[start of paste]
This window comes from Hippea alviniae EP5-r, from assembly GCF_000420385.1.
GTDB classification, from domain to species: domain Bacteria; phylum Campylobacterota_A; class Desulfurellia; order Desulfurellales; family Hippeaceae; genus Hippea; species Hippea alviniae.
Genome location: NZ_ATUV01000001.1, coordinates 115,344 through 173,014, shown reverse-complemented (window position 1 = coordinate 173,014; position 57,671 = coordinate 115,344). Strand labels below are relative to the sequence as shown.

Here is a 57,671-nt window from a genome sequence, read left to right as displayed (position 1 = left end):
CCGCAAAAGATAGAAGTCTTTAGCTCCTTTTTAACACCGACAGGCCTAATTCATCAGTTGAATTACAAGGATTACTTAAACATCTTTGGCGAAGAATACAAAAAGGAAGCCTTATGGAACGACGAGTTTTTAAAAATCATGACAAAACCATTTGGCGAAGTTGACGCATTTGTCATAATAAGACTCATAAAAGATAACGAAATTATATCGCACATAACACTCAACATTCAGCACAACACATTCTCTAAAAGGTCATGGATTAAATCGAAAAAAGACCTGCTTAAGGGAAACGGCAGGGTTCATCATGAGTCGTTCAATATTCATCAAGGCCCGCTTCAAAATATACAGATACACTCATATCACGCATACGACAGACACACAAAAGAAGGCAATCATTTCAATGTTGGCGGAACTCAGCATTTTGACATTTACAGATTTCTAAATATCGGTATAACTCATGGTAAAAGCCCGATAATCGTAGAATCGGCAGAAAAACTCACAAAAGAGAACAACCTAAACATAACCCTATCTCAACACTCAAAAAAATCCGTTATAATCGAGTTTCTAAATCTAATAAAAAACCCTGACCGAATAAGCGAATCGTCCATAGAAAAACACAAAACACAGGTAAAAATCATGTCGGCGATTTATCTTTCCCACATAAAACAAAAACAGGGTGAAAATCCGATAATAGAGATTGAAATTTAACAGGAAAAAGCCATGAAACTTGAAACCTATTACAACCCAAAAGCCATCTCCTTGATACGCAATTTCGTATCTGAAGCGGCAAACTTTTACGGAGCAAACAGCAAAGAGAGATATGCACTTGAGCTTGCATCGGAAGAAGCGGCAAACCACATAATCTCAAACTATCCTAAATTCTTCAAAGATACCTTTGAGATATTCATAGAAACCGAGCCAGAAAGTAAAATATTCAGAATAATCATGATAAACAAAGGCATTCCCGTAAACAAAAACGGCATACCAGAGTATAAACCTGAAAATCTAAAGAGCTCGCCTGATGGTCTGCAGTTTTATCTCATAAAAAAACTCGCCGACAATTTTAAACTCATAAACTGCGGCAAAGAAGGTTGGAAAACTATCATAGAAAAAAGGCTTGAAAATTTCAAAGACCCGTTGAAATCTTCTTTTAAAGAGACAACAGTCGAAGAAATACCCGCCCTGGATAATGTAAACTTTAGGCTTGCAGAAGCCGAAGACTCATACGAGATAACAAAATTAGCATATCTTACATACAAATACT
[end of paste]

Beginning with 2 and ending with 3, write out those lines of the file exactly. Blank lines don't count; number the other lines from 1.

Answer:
GTDB classification, from domain to species: domain Bacteria; phylum Campylobacterota_A; class Desulfurellia; order Desulfurellales; family Hippeaceae; genus Hippea; species Hippea alviniae.
Genome location: NZ_ATUV01000001.1, coordinates 115,344 through 173,014, shown reverse-complemented (window position 1 = coordinate 173,014; position 57,671 = coordinate 115,344). Strand labels below are relative to the sequence as shown.